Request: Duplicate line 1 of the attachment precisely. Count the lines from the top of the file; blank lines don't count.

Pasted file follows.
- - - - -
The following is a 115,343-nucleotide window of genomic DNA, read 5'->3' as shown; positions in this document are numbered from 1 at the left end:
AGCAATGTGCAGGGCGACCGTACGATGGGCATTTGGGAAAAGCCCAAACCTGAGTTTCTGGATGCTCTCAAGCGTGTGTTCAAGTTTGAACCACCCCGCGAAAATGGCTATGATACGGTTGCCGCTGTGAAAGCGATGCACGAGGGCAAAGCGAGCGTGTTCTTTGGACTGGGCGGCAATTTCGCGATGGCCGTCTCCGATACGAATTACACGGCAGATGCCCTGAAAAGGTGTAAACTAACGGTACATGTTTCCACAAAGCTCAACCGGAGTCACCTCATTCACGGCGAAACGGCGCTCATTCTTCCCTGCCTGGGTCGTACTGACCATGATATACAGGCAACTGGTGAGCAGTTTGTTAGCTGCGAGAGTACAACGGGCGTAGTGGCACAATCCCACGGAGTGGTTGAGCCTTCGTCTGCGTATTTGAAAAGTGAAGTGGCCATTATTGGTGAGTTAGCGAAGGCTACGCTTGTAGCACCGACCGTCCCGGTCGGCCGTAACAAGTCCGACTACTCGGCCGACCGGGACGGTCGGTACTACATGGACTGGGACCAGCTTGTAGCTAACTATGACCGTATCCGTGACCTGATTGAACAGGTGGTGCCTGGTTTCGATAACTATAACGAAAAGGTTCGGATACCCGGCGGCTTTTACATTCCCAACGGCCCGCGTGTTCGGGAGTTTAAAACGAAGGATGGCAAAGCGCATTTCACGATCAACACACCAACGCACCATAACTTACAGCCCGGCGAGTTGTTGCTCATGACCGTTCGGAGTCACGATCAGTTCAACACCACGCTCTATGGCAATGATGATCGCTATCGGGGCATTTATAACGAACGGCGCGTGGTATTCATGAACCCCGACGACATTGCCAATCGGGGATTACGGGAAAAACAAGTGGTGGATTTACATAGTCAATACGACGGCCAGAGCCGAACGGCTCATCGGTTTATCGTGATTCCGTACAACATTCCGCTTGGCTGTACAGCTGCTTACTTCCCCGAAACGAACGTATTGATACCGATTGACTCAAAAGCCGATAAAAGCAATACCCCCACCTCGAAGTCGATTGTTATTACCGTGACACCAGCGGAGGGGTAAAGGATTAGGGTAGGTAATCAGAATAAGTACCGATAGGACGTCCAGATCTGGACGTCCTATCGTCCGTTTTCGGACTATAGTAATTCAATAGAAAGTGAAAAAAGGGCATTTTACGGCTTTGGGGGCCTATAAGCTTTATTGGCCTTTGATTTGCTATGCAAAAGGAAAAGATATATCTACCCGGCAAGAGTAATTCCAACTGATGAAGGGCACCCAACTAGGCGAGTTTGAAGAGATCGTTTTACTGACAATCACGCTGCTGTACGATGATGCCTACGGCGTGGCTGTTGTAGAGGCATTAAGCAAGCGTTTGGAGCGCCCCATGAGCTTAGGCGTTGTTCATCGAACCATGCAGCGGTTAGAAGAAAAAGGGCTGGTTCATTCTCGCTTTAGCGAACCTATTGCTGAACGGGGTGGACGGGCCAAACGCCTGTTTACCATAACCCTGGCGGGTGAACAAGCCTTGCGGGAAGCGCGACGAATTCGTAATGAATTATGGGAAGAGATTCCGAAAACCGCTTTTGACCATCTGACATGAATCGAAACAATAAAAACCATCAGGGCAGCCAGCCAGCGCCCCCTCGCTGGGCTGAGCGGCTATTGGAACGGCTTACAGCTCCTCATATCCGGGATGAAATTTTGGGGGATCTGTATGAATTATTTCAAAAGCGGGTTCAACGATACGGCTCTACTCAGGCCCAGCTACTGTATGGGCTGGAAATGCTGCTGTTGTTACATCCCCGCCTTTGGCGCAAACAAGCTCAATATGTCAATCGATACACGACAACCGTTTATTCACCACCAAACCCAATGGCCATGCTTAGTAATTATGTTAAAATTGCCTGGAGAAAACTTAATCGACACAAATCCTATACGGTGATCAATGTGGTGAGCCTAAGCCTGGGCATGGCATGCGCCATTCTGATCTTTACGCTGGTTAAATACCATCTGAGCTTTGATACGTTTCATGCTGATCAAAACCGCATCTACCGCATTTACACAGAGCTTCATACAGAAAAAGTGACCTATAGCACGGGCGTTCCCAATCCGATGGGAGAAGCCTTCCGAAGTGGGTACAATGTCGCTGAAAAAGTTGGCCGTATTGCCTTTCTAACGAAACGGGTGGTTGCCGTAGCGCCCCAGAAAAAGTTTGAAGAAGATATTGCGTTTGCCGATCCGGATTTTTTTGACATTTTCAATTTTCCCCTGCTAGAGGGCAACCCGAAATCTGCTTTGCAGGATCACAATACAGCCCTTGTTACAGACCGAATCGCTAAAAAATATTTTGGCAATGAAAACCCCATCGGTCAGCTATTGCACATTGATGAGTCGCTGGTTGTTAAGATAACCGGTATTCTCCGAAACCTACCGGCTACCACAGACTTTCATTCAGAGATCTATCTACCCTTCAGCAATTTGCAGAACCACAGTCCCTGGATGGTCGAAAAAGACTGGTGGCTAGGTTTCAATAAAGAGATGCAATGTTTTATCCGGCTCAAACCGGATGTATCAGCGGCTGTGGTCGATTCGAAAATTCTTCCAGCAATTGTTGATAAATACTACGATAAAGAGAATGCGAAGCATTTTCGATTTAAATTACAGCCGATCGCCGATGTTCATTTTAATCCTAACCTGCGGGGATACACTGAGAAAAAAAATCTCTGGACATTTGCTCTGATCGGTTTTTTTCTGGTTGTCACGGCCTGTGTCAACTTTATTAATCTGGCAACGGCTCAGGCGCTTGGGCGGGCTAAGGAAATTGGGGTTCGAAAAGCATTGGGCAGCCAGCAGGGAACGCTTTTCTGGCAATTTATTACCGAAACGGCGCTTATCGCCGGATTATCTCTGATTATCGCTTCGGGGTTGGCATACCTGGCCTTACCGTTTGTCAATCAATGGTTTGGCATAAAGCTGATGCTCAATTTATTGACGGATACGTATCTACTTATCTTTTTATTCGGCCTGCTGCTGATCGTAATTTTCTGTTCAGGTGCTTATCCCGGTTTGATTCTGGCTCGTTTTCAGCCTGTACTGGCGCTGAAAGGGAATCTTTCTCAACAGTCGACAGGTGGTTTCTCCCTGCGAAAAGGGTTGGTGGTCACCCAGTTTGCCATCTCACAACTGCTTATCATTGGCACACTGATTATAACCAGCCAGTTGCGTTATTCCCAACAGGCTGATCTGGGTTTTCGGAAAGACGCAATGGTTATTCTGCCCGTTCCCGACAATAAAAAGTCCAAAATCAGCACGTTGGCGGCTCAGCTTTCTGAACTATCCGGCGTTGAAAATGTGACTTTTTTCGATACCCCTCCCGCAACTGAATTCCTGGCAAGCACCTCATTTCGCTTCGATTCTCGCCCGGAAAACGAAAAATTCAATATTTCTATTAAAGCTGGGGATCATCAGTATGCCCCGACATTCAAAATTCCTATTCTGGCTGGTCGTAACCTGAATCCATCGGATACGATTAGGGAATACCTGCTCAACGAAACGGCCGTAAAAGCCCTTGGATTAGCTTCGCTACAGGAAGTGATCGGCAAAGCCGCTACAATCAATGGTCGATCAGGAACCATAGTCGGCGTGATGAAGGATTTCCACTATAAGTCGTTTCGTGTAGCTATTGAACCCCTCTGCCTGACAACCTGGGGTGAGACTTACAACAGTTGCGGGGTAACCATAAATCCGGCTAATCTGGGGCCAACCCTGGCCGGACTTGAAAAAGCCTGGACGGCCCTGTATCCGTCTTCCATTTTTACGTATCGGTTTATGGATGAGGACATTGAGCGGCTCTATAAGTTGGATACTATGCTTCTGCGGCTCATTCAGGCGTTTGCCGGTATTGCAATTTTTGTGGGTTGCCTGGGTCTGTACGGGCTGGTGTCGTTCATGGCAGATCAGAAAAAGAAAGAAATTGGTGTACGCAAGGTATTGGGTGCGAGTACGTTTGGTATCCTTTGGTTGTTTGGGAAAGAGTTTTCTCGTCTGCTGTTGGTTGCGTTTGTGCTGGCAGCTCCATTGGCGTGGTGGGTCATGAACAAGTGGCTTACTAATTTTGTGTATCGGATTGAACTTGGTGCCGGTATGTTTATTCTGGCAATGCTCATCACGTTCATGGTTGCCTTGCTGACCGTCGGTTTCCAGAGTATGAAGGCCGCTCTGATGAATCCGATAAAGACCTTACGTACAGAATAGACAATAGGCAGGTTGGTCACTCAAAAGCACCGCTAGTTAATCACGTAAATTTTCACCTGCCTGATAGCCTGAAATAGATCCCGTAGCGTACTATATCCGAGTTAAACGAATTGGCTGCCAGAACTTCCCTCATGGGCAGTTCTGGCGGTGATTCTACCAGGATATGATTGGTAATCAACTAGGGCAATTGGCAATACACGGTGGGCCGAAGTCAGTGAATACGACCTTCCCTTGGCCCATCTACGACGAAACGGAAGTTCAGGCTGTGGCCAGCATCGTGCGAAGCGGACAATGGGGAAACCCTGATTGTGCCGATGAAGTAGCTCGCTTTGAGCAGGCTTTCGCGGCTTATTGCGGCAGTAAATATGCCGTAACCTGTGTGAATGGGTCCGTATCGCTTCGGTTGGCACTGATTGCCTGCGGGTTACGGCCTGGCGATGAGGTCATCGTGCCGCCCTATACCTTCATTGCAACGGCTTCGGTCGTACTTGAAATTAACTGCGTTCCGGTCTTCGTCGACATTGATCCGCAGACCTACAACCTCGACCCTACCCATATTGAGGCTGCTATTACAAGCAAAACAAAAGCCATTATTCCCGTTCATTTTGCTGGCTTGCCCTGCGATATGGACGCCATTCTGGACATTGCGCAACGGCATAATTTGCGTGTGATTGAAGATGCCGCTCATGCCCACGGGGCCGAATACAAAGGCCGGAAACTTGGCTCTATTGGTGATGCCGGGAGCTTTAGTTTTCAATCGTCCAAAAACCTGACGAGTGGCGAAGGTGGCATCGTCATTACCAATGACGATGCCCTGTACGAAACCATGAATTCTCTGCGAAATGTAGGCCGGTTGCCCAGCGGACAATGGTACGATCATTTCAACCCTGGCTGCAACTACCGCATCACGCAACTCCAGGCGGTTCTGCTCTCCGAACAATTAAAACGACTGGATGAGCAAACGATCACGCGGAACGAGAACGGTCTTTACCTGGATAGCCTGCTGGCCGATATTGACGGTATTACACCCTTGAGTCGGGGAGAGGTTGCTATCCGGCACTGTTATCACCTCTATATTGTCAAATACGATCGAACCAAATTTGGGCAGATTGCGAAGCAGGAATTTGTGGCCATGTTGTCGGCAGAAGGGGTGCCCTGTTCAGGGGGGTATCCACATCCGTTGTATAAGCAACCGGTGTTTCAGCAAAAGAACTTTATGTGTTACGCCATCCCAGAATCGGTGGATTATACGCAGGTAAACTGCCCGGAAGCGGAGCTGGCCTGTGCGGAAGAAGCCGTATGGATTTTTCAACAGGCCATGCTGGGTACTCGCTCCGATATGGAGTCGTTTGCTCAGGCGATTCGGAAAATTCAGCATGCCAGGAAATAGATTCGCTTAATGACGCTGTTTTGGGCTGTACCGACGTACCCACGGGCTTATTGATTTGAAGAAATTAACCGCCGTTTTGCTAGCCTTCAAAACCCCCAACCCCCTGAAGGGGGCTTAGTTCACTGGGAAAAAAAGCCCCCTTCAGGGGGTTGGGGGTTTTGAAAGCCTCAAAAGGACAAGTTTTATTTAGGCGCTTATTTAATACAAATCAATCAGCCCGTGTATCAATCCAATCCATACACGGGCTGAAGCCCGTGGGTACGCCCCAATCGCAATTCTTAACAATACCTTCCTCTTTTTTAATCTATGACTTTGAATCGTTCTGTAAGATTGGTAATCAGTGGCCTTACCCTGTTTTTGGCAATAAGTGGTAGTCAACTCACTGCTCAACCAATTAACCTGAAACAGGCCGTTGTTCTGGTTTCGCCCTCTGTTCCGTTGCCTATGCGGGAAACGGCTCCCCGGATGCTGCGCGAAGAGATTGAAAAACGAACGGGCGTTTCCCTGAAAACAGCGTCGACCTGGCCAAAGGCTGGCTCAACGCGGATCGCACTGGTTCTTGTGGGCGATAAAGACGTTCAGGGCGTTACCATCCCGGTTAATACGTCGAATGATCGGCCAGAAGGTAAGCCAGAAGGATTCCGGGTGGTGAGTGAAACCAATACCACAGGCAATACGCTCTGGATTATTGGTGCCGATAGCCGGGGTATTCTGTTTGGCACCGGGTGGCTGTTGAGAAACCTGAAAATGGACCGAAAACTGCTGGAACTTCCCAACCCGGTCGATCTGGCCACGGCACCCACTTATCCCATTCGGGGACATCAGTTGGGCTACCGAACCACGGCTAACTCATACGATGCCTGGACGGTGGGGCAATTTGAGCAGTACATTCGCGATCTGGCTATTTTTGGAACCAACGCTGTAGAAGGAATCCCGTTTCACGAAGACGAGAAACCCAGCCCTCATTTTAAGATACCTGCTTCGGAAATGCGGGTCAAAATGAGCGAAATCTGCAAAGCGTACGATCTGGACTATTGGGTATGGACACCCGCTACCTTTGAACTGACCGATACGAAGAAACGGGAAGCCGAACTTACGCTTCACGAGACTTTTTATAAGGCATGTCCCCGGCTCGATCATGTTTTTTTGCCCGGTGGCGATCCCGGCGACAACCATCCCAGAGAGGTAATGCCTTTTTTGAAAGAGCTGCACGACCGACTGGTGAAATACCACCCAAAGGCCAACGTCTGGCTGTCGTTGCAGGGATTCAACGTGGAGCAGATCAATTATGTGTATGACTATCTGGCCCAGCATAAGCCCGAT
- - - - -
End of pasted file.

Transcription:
The following is a 115,343-nucleotide window of genomic DNA, read 5'->3' as shown; positions in this document are numbered from 1 at the left end: